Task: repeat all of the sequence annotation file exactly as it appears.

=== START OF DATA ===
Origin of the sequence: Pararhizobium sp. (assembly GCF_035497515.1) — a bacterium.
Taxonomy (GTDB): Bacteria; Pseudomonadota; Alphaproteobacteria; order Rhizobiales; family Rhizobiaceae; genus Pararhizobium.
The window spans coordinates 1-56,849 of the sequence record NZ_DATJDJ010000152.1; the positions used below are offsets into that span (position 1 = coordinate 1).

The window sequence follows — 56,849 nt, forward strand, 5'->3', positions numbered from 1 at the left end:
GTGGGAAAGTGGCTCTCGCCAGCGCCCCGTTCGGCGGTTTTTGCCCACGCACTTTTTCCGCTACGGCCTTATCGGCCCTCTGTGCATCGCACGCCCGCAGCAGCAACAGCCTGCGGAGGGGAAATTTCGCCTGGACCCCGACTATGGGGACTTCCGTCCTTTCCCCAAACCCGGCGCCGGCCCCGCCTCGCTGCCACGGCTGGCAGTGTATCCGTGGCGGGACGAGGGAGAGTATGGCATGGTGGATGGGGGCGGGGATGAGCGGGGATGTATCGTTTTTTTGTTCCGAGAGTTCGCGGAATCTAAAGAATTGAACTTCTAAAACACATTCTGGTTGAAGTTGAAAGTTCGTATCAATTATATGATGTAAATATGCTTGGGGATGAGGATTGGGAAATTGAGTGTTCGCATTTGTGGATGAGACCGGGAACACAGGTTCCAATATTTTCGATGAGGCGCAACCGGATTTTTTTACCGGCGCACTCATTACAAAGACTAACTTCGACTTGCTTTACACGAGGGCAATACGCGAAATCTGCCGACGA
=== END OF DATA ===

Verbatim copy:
Origin of the sequence: Pararhizobium sp. (assembly GCF_035497515.1) — a bacterium.
Taxonomy (GTDB): Bacteria; Pseudomonadota; Alphaproteobacteria; order Rhizobiales; family Rhizobiaceae; genus Pararhizobium.
The window spans coordinates 1-56,849 of the sequence record NZ_DATJDJ010000152.1; the positions used below are offsets into that span (position 1 = coordinate 1).

The window sequence follows — 56,849 nt, forward strand, 5'->3', positions numbered from 1 at the left end:
GTGGGAAAGTGGCTCTCGCCAGCGCCCCGTTCGGCGGTTTTTGCCCACGCACTTTTTCCGCTACGGCCTTATCGGCCCTCTGTGCATCGCACGCCCGCAGCAGCAACAGCCTGCGGAGGGGAAATTTCGCCTGGACCCCGACTATGGGGACTTCCGTCCTTTCCCCAAACCCGGCGCCGGCCCCGCCTCGCTGCCACGGCTGGCAGTGTATCCGTGGCGGGACGAGGGAGAGTATGGCATGGTGGATGGGGGCGGGGATGAGCGGGGATGTATCGTTTTTTTGTTCCGAGAGTTCGCGGAATCTAAAGAATTGAACTTCTAAAACACATTCTGGTTGAAGTTGAAAGTTCGTATCAATTATATGATGTAAATATGCTTGGGGATGAGGATTGGGAAATTGAGTGTTCGCATTTGTGGATGAGACCGGGAACACAGGTTCCAATATTTTCGATGAGGCGCAACCGGATTTTTTTACCGGCGCACTCATTACAAAGACTAACTTCGACTTGCTTTACACGAGGGCAATACGCGAAATCTGCCGACGA